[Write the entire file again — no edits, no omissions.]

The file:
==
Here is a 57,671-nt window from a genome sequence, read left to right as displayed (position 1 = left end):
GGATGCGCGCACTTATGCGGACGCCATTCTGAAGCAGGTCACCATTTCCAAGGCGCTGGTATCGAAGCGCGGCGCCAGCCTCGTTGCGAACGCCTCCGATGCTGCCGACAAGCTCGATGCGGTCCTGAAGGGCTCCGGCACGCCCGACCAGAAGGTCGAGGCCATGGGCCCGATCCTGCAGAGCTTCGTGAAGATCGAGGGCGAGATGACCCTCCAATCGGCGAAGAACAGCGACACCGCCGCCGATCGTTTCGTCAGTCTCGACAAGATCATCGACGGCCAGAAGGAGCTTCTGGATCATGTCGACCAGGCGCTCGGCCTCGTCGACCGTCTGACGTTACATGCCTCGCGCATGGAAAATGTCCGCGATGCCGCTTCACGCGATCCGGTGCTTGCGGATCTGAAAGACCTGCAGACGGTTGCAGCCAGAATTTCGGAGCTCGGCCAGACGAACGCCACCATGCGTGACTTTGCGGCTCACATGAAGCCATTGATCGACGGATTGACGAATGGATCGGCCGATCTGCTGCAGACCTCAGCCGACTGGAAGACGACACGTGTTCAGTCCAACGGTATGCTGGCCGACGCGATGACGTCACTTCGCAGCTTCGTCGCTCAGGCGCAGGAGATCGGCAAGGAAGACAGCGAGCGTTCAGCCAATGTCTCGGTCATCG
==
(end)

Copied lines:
Here is a 57,671-nt window from a genome sequence, read left to right as displayed (position 1 = left end):
GGATGCGCGCACTTATGCGGACGCCATTCTGAAGCAGGTCACCATTTCCAAGGCGCTGGTATCGAAGCGCGGCGCCAGCCTCGTTGCGAACGCCTCCGATGCTGCCGACAAGCTCGATGCGGTCCTGAAGGGCTCCGGCACGCCCGACCAGAAGGTCGAGGCCATGGGCCCGATCCTGCAGAGCTTCGTGAAGATCGAGGGCGAGATGACCCTCCAATCGGCGAAGAACAGCGACACCGCCGCCGATCGTTTCGTCAGTCTCGACAAGATCATCGACGGCCAGAAGGAGCTTCTGGATCATGTCGACCAGGCGCTCGGCCTCGTCGACCGTCTGACGTTACATGCCTCGCGCATGGAAAATGTCCGCGATGCCGCTTCACGCGATCCGGTGCTTGCGGATCTGAAAGACCTGCAGACGGTTGCAGCCAGAATTTCGGAGCTCGGCCAGACGAACGCCACCATGCGTGACTTTGCGGCTCACATGAAGCCATTGATCGACGGATTGACGAATGGATCGGCCGATCTGCTGCAGACCTCAGCCGACTGGAAGACGACACGTGTTCAGTCCAACGGTATGCTGGCCGACGCGATGACGTCACTTCGCAGCTTCGTCGCTCAGGCGCAGGAGATCGGCAAGGAAGACAGCGAGCGTTCAGCCAATGTCTCGGTCATCG